In the books, it is a mysterious force that leads all living (and unliving) creatures. It is the will of Gan, the approximate equivalent of destiny or fate, in King's fictional language of High Speech. Ka can be considered to be a guide, a destination, but is certainly not a plan - at least, not one that is known to mortals. Ka is not necessarily a force of good or evil; it manipulates both sides, and seems to have no definite morality of its own.
The official Dark Tower site (see below) describes ka as the following: "Ka... signifies life-force, consciousness, duty and destiny. In the vulgate, or low speech, it also means a place to which an individual must go."
Concepts Involving Ka Edit
Because of the importance of ka to the world of King's Dark Tower, many phrases in the High Speech use the word ka, such as:
- ka-babbies: young ka-tet members.
- ka-tel: a class of apprentice gunslingers.
- ka-mai: ka's fool.
- ka-me: ka's wiseman; the opposite of ka-mai.
- kas-ka: a prophet
- ka-shume: a unique feeling that a ka-tet is destined to break soon.
- te-ka: ka's friend.
- Can'-Ka No Rey: the red fields of none, where the Dark Tower lies.
- tet-ka can Gan: the navel (specifically, the navel of Gan).
- kas-ka Gan: singer of Gan's song/ prophet of Gan.
- ves-ka Gan: Song of the Turtle
A ka-tet is a group of beings brought together by ka. "We are ka-tet. We are one from many," says Roland Deschain on the day before the Battle of Algul Siento. Ka-tet is the belief that a group of people can be tied together by fate, or "ka". It is said that a group has shared "khef" or the water of life. Sometimes the symbol of water is used literally, as in a ritual Roland and his ka-tet performs the night before the battle of Algul Siento. In the seventh novel, Susannah Dean, who ends up understanding ka maybe more than Roland himself, comes to the understanding that in simple terms, "ka-tet" means family.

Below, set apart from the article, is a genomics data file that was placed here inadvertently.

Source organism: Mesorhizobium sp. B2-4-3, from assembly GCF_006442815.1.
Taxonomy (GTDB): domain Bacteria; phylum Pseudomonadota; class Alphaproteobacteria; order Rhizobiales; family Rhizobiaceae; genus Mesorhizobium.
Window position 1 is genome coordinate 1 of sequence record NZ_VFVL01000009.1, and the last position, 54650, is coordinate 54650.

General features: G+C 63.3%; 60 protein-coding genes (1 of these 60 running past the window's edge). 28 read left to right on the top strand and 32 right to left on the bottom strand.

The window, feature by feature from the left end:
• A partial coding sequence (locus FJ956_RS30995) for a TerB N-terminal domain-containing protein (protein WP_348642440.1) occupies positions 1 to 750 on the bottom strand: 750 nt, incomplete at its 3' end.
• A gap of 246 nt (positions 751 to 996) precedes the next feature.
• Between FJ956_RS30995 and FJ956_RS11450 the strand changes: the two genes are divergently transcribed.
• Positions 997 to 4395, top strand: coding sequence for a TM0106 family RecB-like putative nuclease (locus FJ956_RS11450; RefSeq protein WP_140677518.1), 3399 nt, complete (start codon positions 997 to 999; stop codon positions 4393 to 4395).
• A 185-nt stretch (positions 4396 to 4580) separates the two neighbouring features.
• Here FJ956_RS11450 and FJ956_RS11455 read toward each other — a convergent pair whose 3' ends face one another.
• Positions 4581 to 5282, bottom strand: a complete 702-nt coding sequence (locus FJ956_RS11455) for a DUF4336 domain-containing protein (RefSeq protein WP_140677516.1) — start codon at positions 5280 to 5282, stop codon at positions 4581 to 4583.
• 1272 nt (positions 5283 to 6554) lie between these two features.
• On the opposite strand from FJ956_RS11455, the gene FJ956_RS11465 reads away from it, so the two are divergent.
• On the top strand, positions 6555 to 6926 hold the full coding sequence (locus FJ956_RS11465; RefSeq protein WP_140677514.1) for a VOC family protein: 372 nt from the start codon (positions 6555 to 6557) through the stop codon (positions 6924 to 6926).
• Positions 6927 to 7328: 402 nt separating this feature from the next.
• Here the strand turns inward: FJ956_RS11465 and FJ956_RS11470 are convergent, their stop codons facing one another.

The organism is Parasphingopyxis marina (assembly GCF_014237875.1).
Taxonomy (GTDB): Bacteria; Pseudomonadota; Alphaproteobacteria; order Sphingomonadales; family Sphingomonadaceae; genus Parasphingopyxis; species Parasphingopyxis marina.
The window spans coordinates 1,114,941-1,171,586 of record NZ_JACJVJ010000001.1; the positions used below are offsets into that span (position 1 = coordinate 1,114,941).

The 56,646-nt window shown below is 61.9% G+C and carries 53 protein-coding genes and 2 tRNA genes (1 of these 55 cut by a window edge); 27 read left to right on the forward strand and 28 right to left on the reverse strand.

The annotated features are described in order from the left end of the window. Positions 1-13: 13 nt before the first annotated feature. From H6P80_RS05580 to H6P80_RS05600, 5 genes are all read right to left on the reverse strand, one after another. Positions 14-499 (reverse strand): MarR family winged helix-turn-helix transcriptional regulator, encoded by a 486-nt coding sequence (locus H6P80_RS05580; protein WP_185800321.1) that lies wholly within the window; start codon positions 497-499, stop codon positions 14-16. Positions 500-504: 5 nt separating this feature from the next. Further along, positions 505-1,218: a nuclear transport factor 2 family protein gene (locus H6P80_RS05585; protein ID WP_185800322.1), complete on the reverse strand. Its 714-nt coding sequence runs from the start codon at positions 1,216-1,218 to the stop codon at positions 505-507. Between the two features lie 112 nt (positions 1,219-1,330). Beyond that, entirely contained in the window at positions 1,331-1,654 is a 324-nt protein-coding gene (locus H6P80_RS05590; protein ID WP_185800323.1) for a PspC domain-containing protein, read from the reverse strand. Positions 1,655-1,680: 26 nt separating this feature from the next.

This a concept frequently used by King, even in books that do not use the terms ka or ka-tet, such as It, The Stand, Desperation , Insomnia, Dreamcatcher, and Duma Key. This may be compared to Kurt Vonnegut's "karass".
References in other works by KingEdit
Ka is mentioned in some of King's other books, including Hearts in Atlantis and Desperation. The characters James Eric Gardener in The Tommyknockers and Rosie McClendon in Rose Madder also ponder about ka. It is mentioned in The Stand by Judge Farris when he observes a crow outside his window that he believes is Randall Flagg shortly before he is killed by Flagg's men. However, in this context it appears that "ka" refers to the Egyptian word for life force.